At Castel Gandolfo, the pope’s summer house, locals move on without Francis
CASTEL GANDOLFO, Rome (RNS) — Seven years ago, Pope Francis announced that, unlike his immediate predecessors, he would not spend the summer at the papal estate at Castel Gandolfo.
Citizens of this picturesque village a half-hour's drive from the Vatican, said the sudden change left them “feeling orphaned.”
In past Augusts, the town's main piazza would hosts thousands of tourists and pilgrims gathered to receive the pontiff's blessing, offered from the balcony of the papal palace, which itself would be bustling with officials, cooks and other staff.
Despite the emotional and financial hit of Francis' absence, locals here are convinced that learning to live without the pope's visits will force Castel Gandolfo to come into its own.
Fausto Di Bernardini, born and raised in Castel Gandolfo, owns a small souvenir shop on the main square filled with religious trinkets, magnets, and T-shirts. He has seen seven popes and watched his town transform through the decades. Now he serves a few straggling, mask-wearing tourists — mostly Italians from close by.
“We loved the pope and his presence,” di Bernardini told Religion News Service in an interview on Wednesday (July 12). “We loved those three months when he was here. We felt protected by his presence.”
Di Bernardini’s business “isn’t going too well” and has suffered a 90% decline since Francis became pope. The COVID-19 pandemic has exacerbated the economy of the town, further shrinking the number of tourists and their spending habits.
“There are days where it makes no difference whether we open shop or not because there is no tourism, no nothing,” he said, as he carefully polished the contents of his shop.
After Francis’ announcement, bed and breakfasts sprouted up, and many streets have been transformed into an open-air restaurant offering the area’s traditional spiced pork and local dry red wines.
Bernardini said he is confident that tourism will increase once a vaccine for coronavirus is available, but he believes the loss of the pope and the media attention he brought to the town will have more lasting consequences. It's only a matter of time, he believes, before the pope-based economy dies out altogether. “We wait for better times for as long as we can resist,” he said.
The depression is not only economic. In October 2016, Francis transformed the palace into a papal museum with the hope of promoting tourism and income for the town. The Castellani, as inhabitants of Castel Gandolfo are known, welcomed the idea, but some residents still feel something else is missing.
“The problem is that for me this is a matter of the heart,” said Maurizio Carosi, owner of Emporio del Vino, a wine shop facing the main square. Carosi, who remembers the excitement he felt as a child when Pope John XXIII came into town in the early 1960s, said the museum only answers the “venial concerns” tied to the presence of the popes.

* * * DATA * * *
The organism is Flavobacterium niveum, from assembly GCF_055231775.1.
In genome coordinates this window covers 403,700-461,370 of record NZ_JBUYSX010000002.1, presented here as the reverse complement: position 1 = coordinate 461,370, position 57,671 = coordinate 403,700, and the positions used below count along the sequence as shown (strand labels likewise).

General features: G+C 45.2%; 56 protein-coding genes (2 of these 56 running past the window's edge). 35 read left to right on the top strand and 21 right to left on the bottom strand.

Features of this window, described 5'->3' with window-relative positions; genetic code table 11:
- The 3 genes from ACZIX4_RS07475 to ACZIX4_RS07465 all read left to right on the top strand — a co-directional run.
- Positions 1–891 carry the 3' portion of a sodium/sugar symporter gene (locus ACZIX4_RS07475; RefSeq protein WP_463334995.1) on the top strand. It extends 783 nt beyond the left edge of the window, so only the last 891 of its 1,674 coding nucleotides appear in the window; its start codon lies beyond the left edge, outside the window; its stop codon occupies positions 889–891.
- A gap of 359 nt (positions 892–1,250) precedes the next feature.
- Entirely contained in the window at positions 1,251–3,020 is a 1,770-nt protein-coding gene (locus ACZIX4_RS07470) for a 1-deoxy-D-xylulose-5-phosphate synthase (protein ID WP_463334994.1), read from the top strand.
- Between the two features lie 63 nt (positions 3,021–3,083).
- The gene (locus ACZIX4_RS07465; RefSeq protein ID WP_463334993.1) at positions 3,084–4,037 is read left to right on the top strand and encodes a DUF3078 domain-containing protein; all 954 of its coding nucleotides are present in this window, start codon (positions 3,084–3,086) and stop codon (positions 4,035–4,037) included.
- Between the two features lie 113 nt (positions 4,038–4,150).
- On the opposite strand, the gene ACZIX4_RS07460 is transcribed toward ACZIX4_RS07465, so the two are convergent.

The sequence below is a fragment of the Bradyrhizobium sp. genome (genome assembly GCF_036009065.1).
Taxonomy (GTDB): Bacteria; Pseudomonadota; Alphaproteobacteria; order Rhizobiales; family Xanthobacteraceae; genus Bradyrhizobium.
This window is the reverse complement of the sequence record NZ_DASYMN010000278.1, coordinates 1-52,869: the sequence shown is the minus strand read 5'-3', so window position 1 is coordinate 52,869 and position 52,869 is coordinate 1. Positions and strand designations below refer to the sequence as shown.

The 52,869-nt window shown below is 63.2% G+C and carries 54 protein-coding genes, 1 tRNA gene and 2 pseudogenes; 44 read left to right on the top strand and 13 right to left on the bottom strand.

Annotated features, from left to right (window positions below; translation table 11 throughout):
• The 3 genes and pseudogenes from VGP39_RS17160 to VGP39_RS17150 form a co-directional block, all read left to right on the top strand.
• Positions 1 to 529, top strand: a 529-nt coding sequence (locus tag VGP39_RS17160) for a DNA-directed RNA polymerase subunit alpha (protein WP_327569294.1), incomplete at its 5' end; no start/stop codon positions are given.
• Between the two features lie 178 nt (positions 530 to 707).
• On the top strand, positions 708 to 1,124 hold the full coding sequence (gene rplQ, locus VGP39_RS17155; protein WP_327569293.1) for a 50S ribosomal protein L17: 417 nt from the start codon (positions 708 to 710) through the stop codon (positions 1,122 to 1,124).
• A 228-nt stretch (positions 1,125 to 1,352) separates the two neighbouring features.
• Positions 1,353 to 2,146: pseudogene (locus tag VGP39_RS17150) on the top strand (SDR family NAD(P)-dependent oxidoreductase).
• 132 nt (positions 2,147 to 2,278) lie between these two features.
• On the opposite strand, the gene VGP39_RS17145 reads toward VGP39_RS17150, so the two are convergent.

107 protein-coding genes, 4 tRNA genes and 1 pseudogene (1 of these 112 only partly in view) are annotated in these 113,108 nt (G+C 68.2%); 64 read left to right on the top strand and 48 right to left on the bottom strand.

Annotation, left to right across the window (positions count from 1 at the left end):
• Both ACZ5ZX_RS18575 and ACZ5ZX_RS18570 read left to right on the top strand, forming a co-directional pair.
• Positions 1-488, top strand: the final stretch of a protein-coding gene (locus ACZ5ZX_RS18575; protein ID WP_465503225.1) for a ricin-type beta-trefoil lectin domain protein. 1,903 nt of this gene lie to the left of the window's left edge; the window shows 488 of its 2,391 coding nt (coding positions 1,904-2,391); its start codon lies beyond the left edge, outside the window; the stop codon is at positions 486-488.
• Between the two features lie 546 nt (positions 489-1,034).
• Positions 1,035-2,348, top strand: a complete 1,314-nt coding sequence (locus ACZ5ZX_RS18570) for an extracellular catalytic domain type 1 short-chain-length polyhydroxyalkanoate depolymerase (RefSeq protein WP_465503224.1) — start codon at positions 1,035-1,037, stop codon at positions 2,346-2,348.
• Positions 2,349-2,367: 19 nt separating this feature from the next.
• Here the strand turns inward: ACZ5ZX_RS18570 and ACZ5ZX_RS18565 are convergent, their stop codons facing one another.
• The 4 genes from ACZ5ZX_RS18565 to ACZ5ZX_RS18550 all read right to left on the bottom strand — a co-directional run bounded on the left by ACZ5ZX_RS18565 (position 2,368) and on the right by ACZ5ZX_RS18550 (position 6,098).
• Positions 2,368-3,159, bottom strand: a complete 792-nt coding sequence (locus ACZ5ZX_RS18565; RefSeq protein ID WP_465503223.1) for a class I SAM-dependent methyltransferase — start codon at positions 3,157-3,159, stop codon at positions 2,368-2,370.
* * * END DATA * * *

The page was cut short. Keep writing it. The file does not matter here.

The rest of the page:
“I would much rather they closed the palace and the pope returned. Some colleagues of mine would probably say I’m crazy, but that’s what I think!” he said, adding that he is still confident that Francis will visit Castel Gandolfo one day.
“We’re not bad, we love you!” he said, as if the pope could hear.
In the first two years after Francis’ decision, the town sent a flurry of requests to the Vatican to reconsider. The mayor of Castel Gandolfo, Milvia Monachesi, gave interviews in which she described a town “in mourning.”
Not all popes have seen fit to spend their summers here. The first pope to reside in Castel Gandolfo was Urban VIII in 1628, but his successor, Pope Innocent X, never visited in his 10-year pontificate.
In the 17 century, the town went 44 years without a papal visit, until Pope Clement XI fell ill in 1709 and decided to recuperate in Castel Gandolfo on the advice of doctors. He enjoyed his stay so much he designated the palace as a “Pontifical Villa” and granted the Castellani the rights shared by subjects of the Papal States.
After that, popes came and went. Pope Clement XIV visited every summer of his seven-year pontificate in the 1760s and '70s, donning papal white equestrian clothing and riding so fast that his party could not keep up, according to Emilio Bonomelli's 1983 book "The Popes in the Countryside." Following the unification of Italy in 1870 until 1929, when the Italian government recognized the independence of the Vatican State and its papal villas, popes were rarely seen in town.
In 1938, when Fascist dictator Benito Mussolini imposed racial laws, Pope Pius XI spoke from the palace balcony to denounce racism and nationalism. During Allied bombing raids in 1943, the pope welcomed the Castellani and citizens of nearby towns to take refuge in the palace. It provided asylum to a number of Jewish refugees, and during the war more than 50 children were born under its roof.
The ties between the Vatican and the town deepened as the 20th century wore on: Pope Pius XII, who led the Catholic Church during the Second World War, died there, as did Pope Paul VI, the author of Vatican II.
Pope John Paul II used to call the lakeside town “Vatican II” and had a pool installed at the villa, leading paparazzi to attempt to snap a picture of the pontiff bathing. Pope Benedict XVI was a fan of Castel Gandolfo and took a helicopter there following his historic resignation in 2013.
“The fact that the pope no longer visits is a matter of fact,” said Stefano Carosi, who owns the town's historic Carosi Café. But he boasts that “the castle is operational, and now it walks on its own two feet.”